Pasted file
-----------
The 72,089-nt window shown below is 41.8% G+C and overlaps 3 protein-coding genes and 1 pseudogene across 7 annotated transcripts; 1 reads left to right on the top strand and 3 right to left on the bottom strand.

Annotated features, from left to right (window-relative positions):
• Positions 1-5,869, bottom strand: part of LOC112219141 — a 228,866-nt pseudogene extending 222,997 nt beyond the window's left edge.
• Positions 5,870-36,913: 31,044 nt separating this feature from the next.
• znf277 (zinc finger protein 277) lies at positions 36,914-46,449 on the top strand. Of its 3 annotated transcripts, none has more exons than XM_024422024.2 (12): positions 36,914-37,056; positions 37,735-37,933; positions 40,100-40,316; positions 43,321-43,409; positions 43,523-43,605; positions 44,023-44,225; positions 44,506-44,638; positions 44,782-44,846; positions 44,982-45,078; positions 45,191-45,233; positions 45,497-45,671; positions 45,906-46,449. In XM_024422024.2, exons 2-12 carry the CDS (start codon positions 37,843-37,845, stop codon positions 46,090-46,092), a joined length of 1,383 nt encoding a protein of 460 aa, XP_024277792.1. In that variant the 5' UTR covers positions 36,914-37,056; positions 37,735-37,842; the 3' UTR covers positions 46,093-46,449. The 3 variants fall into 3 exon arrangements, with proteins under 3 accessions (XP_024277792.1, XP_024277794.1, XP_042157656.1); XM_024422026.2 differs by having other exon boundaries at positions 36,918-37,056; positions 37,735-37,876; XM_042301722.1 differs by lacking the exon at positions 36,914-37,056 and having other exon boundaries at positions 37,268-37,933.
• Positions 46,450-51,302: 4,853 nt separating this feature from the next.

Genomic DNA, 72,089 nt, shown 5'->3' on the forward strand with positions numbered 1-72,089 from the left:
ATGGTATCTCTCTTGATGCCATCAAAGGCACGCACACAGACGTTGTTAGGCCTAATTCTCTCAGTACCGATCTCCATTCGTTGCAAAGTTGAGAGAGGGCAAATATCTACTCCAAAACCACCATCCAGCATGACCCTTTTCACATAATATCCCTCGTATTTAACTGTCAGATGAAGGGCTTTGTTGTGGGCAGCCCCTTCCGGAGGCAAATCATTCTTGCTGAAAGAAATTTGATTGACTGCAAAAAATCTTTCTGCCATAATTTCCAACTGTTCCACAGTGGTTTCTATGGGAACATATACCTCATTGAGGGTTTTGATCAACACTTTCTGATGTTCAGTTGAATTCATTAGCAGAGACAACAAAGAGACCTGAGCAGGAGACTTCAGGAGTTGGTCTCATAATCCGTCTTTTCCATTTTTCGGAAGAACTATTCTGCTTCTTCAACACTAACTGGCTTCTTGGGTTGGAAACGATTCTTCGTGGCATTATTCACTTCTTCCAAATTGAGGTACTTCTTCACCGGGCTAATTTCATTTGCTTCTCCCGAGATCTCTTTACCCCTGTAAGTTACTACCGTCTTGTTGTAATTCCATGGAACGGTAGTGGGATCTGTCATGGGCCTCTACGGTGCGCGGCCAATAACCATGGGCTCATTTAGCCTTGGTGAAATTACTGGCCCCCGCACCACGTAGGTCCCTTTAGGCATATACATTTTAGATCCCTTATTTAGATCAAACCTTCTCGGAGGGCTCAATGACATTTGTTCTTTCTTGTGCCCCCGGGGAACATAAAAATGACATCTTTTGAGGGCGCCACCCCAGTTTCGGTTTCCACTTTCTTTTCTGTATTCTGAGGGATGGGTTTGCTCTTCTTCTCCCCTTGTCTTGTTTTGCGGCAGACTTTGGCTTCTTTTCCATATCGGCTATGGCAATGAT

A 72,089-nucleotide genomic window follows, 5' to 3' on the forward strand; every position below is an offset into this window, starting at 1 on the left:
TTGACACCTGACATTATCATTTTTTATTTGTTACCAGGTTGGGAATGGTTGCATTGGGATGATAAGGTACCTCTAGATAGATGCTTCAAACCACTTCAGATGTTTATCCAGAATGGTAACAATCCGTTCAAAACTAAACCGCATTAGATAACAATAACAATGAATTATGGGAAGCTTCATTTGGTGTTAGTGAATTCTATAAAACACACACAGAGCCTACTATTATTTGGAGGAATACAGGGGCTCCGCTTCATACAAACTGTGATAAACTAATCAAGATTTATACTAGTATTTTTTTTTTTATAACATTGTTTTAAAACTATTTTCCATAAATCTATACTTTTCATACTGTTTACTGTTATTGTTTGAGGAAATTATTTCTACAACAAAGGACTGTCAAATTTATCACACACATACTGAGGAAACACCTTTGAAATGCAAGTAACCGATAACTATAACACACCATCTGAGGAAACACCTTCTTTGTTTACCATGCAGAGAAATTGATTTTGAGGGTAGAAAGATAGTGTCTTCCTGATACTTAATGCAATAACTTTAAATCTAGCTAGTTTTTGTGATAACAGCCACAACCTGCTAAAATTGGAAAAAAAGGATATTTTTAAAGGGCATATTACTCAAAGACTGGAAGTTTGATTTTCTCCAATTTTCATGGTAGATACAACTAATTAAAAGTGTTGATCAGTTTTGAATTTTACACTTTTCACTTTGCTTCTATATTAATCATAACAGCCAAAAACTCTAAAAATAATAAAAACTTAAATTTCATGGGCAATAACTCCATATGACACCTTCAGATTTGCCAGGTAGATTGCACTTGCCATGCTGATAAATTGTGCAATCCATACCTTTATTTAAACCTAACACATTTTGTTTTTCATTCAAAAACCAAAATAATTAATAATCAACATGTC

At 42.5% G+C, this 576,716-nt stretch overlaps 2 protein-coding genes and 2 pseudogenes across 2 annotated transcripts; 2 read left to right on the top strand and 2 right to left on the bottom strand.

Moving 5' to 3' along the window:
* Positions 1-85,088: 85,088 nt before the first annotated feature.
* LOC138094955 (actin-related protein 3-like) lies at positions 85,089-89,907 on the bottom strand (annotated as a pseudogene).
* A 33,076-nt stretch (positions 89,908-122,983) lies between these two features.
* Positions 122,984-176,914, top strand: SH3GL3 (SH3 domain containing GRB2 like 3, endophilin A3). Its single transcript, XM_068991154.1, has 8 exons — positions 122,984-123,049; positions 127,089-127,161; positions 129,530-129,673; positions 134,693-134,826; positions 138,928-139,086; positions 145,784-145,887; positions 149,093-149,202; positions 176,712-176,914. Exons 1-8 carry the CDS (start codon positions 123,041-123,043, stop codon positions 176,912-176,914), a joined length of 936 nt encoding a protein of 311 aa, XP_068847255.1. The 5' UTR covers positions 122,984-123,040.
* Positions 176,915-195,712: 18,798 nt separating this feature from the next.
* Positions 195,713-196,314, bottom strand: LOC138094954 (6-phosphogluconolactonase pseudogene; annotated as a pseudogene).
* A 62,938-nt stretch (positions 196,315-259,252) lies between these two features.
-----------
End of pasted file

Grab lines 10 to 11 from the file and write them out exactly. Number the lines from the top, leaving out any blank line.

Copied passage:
TTGACACCTGACATTATCATTTTTTATTTGTTACCAGGTTGGGAATGGTTGCATTGGGATGATAAGGTACCTCTAGATAGATGCTTCAAACCACTTCAGATGTTTATCCAGAATGGTAACAATCCGTTCAAAACTAAACCGCATTAGATAACAATAACAATGAATTATGGGAAGCTTCATTTGGTGTTAGTGAATTCTATAAAACACACACAGAGCCTACTATTATTTGGAGGAATACAGGGGCTCCGCTTCATACAAACTGTGATAAACTAATCAAGATTTATACTAGTATTTTTTTTTTTATAACATTGTTTTAAAACTATTTTCCATAAATCTATACTTTTCATACTGTTTACTGTTATTGTTTGAGGAAATTATTTCTACAACAAAGGACTGTCAAATTTATCACACACATACTGAGGAAACACCTTTGAAATGCAAGTAACCGATAACTATAACACACCATCTGAGGAAACACCTTCTTTGTTTACCATGCAGAGAAATTGATTTTGAGGGTAGAAAGATAGTGTCTTCCTGATACTTAATGCAATAACTTTAAATCTAGCTAGTTTTTGTGATAACAGCCACAACCTGCTAAAATTGGAAAAAAAGGATATTTTTAAAGGGCATATTACTCAAAGACTGGAAGTTTGATTTTCTCCAATTTTCATGGTAGATACAACTAATTAAAAGTGTTGATCAGTTTTGAATTTTACACTTTTCACTTTGCTTCTATATTAATCATAACAGCCAAAAACTCTAAAAATAATAAAAACTTAAATTTCATGGGCAATAACTCCATATGACACCTTCAGATTTGCCAGGTAGATTGCACTTGCCATGCTGATAAATTGTGCAATCCATACCTTTATTTAAACCTAACACATTTTGTTTTTCATTCAAAAACCAAAATAATTAATAATCAACATGTC

At 42.5% G+C, this 576,716-nt stretch overlaps 2 protein-coding genes and 2 pseudogenes across 2 annotated transcripts; 2 read left to right on the top strand and 2 right to left on the bottom strand.